HTT: How To Positive

So I heard this great line on the radio this morning.

The story was about doctor/patient relationships especially during difficult prognosis interactions. You know . . . like . . . sorry Jane, but you only have twelve months to live, sorta thing.

There were three types of doctors described: The Avoider, the doctor who tries to avoid delivering bad news. The Merchant of Death, the doctor who delivers the full spectrum of terminal outcomes, and then the Optimist, the one who says things like "We'll get through this together :)"

Emoticon implied.

Turns out most doctors are Optimists. And it also turns out that the better the doctor knows the patient the more mistakes they're likely to make when it comes to a diagnosis.

It's as if the more you're loved, the worse your care.

The line referred to this phenomena as "The Tyranny of Positive Thinking."

But . . . you might think to yourself . . . isn't there miracle power in positive thinking? A happy Ju Ju . . . good vibes . . .  that really popular book . . . you know . . . the one that says I can bend the universe to my will if only I insist that things will turn out just they way I want them to?

I mean c'mon . . . how else are Wendy, Peter, and John gonna get to Neverland?

To which a pessimist might mumble something about pixie dust and the fact that well . . . fiction.

But it's true. We are poised to believe that positive thinking is a statistical fact. Aren't we taught that the mere act of smiling will make us happy? Don't happy thoughts make us feel better?

And the answer is yes, yes they do. And don't bad thoughts make us feel sick? And the answer is again, yes, yes they do.

So isn't it reasonable to assume that my Toyota Echo will run forever if I wish it so?

Um . . . no . . . no it isn't . . . and it also reminds me that she needs an oil change.

Which brings us, oddly enough, to Saint Francis of Assisi. Founder of the Franciscan Order of Friars (I know this because I just happen to have spent hours working on Californian Missions with my fourth grader) name-sake of my brother-in-law, patron saint of the current Pope and the twelfth century author of the serenity prayer:

“Lord, grant me the strength to accept the things I cannot change,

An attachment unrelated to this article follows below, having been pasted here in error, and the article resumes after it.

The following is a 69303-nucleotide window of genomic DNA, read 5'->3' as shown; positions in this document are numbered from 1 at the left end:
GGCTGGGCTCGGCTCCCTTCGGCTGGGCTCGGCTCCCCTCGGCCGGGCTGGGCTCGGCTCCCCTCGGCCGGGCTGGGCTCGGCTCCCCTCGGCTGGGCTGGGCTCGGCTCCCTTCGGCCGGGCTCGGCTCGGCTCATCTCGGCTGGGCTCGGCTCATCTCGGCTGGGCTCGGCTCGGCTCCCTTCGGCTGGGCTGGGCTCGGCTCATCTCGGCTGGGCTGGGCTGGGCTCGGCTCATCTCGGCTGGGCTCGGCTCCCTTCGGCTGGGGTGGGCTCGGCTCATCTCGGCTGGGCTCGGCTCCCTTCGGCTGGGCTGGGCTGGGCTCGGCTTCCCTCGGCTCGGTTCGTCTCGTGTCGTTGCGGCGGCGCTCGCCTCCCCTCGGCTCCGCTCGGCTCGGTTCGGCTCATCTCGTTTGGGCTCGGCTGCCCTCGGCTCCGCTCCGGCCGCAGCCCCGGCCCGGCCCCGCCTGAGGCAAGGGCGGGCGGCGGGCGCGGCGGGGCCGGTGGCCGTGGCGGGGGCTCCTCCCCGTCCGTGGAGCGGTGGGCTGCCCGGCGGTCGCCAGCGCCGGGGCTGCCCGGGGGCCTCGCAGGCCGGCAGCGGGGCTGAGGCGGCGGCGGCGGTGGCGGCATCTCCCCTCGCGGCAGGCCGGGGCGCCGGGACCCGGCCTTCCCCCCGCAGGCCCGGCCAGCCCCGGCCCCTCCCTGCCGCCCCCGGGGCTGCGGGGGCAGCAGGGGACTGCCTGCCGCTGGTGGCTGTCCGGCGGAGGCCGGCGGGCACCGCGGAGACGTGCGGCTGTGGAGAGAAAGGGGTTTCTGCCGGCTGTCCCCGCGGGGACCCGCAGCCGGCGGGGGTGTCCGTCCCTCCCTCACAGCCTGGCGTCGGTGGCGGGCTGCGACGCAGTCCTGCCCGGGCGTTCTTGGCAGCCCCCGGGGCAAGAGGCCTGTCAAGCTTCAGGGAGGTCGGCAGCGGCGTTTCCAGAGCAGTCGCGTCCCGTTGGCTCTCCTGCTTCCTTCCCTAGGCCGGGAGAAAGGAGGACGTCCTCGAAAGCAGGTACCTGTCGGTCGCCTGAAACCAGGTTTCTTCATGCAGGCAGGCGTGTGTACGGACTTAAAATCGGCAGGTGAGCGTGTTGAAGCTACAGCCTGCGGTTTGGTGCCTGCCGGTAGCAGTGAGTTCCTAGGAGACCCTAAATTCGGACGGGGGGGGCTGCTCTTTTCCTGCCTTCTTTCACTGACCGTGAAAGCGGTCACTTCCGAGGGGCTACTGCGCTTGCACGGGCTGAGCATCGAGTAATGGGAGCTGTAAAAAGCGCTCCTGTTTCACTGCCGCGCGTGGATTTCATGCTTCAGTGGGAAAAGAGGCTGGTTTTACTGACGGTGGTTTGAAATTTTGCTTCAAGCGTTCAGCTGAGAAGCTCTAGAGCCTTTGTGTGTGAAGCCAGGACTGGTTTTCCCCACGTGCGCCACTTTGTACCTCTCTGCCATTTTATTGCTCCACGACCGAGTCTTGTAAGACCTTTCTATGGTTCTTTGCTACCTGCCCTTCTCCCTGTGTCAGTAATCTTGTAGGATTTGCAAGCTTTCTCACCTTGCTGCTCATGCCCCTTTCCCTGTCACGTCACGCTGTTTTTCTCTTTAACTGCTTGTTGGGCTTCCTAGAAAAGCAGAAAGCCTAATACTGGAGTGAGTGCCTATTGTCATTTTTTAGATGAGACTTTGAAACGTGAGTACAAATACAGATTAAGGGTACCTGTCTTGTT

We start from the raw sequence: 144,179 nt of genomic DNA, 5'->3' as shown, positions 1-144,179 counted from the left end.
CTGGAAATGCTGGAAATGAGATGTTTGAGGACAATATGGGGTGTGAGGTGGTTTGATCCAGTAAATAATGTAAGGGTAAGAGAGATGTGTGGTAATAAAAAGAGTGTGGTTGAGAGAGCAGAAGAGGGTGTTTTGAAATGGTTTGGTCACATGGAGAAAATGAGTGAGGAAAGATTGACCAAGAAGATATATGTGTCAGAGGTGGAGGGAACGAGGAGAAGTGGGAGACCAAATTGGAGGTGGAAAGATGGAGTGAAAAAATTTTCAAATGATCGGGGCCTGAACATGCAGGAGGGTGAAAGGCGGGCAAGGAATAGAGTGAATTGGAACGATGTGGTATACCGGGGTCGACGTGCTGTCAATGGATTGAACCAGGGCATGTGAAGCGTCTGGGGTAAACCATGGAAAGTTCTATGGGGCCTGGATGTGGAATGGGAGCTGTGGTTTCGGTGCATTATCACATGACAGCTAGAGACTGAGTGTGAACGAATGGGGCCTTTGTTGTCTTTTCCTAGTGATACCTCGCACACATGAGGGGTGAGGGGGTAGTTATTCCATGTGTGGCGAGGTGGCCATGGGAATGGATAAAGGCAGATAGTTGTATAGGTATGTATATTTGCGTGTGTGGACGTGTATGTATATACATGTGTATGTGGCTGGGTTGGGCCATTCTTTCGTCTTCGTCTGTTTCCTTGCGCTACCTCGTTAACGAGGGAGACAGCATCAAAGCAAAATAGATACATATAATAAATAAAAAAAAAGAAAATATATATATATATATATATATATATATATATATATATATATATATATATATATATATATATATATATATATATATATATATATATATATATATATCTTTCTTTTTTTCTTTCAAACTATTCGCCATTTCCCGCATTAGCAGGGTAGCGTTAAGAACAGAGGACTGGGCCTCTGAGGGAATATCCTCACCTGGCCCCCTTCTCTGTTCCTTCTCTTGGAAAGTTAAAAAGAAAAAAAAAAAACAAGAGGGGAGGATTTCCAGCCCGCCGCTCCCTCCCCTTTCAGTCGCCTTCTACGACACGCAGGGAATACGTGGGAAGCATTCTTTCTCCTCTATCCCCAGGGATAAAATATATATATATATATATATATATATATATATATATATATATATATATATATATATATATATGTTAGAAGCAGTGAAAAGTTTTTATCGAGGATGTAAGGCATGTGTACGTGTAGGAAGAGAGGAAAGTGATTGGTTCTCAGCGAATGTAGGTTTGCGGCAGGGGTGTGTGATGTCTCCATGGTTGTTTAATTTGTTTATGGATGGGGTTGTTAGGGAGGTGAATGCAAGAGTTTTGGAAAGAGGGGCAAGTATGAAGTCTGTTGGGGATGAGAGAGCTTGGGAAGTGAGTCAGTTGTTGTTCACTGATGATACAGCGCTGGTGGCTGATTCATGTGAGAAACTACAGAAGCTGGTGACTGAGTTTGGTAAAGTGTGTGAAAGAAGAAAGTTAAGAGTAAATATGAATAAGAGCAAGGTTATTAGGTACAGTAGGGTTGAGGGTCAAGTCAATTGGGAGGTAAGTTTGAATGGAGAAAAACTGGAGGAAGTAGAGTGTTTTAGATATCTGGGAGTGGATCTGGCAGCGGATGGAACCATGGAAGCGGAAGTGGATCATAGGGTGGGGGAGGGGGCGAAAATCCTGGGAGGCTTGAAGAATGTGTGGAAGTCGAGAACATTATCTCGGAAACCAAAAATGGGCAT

the courage to change the things I can,
and the wisdom to know the difference.”

That's good stuff right there. 

Even heretics like me can see the beauty and value of that statement when applied to the human condition.

Saint Frank was also famous for preaching poverty, chastity, and obedience (all three of which make my bacchanalian blood boil), but he gets top marks for the other stuff.

So for today's "How To Tuesday" I thought it might be fun to tackle the Tyranny of Positive Thinking with a few experiences of my own.

Years ago I learned this story about Laurence Olivier (I've told it before so if you've already heard it, then shush). Anyway, every night he would walk out to the front of the theater's stage, just before the patron doors would open and he would say to the empty house "Tonight you are about to see the greatest show of your theater going lives . . . oh, you lucky people."

Now . . . as a performer . . . I like to think of myself as boringly practical. My best advice to any young actor is this: "Learn your lines, show up on time, check the prop table."

Same thing as a musician. "Learn the songs, show up on time, put your set list in a place you can read it."

But there also happens to be that moment where Id, Ego, and Super-Ego start screaming like crazy because, colloquially speaking, your soul is just about to go under the knife.

If you've never done it then you have no idea of the blackness behind the curtain. So in those moments, when San Fran comes in to play, you know there is nothing you can do to change the fact that your wig doesn't fit right and your duet partner is always flat during the chorus of a song and you feel utterly helpless, Olivier comes swooping in and reminds you that all of this is joy, and that you have permission to be magnificent.

To this day I still mutter those words, strength, courage, wisdom, oh you lucky people.

Totally works.

On the flip side, I'm still waiting on a big piece of news and no amount of crossed finger wood knocking is going to make any difference nor will it shush my knife riding impatience.

Once again, we return to Frank, to remind us that admitting powerlessness is not the same as admitting defeat. And maybe . . . instead of checking my email for the fifth time today . . . I should probably go get the oil changed on my car.

There is power in positive thinking, but that shouldn't keep Mary Martin from checking her props.

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